If any spot in NYC was made by its appearance on SATC, it was Magnolia Bakery. The tiny West Village neighborhood bakery known for its pastel-colored cupcakes was briefly featured in a now-famous scene in which Miranda and Carrie share treats outside the Bakery in Season 3, shortly after Carrie first meets Aidan (John Corbett). That brief appearance launched a cupcake empire. The bakery, opened in 1996 by Jennifer Appel and Allysa Torey, was sold in 2007 to Steve and Tyra Abrams. The spot quickly expanded to open other locations uptown and around the city and eventually internationally to places like Dubai, Qatar, and the Philippines. The cupcake selection includes vanilla, chocolate, and red velvet, among others, but our personal favorite is the equally popular banana pudding, made with Nilla wafers.
Perhaps the most featured restaurant on the series, Carrie Bradshaw (Sarah Jessica Parker) once described Pastis as “the only restaurant that seemed to exist” late in season 6 during a particularly cold stretch of winter. It was the spot where her and then-boyfriend Aleksandr Petrovsky (Mikhail Baryshnikov) spent some cozy winter nights, and in season 4, she also brunched there with her buddy the gay shoewear rep, Oliver Spencer (Murray Bartlett). In its heyday in the early aughts, Pastis was indeed a celebrity hangout, and one of the first higher-end restaurants to open in the then rough-and-tumble Meatpacking District. Some have pointed fingers at the restaurant for helping to gentrify the area. The neighborhood itself was a prime filming location for the show during its later seasons, as it was previously home to a bustling LGBTQIA and nightclub scene. (These days it looks more like a Dubai mega mall.) If we were writing this list in 2018, Pastis wouldn’t have made the cut, as it was closed for nearly five years while Restoration Hardware took over its former space and built a massive Meatpacking District store with a restaurant of its own. In 2019, owner Keith NcNally miraculously revived Pastis in partnership with restaurateur Stephen Starr in the space across the street at 52 Gansevoort (formerly Gansevoort Market).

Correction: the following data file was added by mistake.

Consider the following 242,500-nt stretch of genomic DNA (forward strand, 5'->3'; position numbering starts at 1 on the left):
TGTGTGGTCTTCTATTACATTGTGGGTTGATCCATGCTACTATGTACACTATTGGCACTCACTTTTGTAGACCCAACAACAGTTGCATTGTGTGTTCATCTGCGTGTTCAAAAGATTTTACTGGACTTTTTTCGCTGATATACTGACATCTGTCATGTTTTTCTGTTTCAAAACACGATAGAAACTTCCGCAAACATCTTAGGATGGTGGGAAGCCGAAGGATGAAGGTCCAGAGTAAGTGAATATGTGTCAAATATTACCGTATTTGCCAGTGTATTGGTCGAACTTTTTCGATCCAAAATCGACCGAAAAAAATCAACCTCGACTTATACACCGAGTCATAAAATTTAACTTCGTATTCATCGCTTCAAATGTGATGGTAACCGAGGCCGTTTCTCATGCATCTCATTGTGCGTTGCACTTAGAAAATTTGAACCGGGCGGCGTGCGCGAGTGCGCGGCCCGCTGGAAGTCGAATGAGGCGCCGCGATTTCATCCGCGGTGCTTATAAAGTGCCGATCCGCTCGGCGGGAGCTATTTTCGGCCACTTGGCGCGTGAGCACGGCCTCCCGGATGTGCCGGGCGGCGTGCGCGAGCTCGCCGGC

SATC’s early seasons glamorized NYC restaurant openings and the PR world surrounding them. But in seasons 1 and 2, they were often based on real restaurants that had fictionalized names, like Balzac (in real life, based on the opening of SoHo’s Balthazar). Cut to season 4, and actual restaurant openings were not only name-checked on the show but fictional versions of their opening parties were recreated on the series. Tao is the most prominent example of a fictionalized restaurant opening that actually happened around the same time. Fans of the show will remember this is where Carrie brings her date Ray King (Craig Bierko), along with Charlotte, Miranda, Samantha and her lesbian artist friend, Maria (Sonia Braga), when she runs into Big and a model companion. A dramatic scene plays out in which Samantha tells Big off for playing with Carrie’s emotions, and is a turning point in the physical relationship between her and Maria (i.e., it gets physical shortly thereafter Samantha’s lionhearted speech). In real life, TAO’s opening was in fact, a big Manhattan event. Opened in a former Vanderbilt Carriage home in fall of 2000, the Pan-Asian clubstaurant was an instant hit and nearly 20 years later, now includes a family of spinoffs that include both a Downtown location and others in Vegas, Miami, LA, and Chicago and siblings like LAVO, Marquee and Bodega Negra.
Opened in 1986 in a former Sinatra hangout, this restaurant and live music venue is one of the few Manhattan enclaves that honors and preserves Russian cuisine and culture. Mikhail Barishnikov was one of the co-owners at one point, and subsequently appeared on season 6 as Carrie’s love interest, artist Alexksandr Petrovsky. Their first date on the show takes place here in an upstairs dining room, wherein Petrovsky teaches Carrie about Russian food and the tradition of tea with black cherries.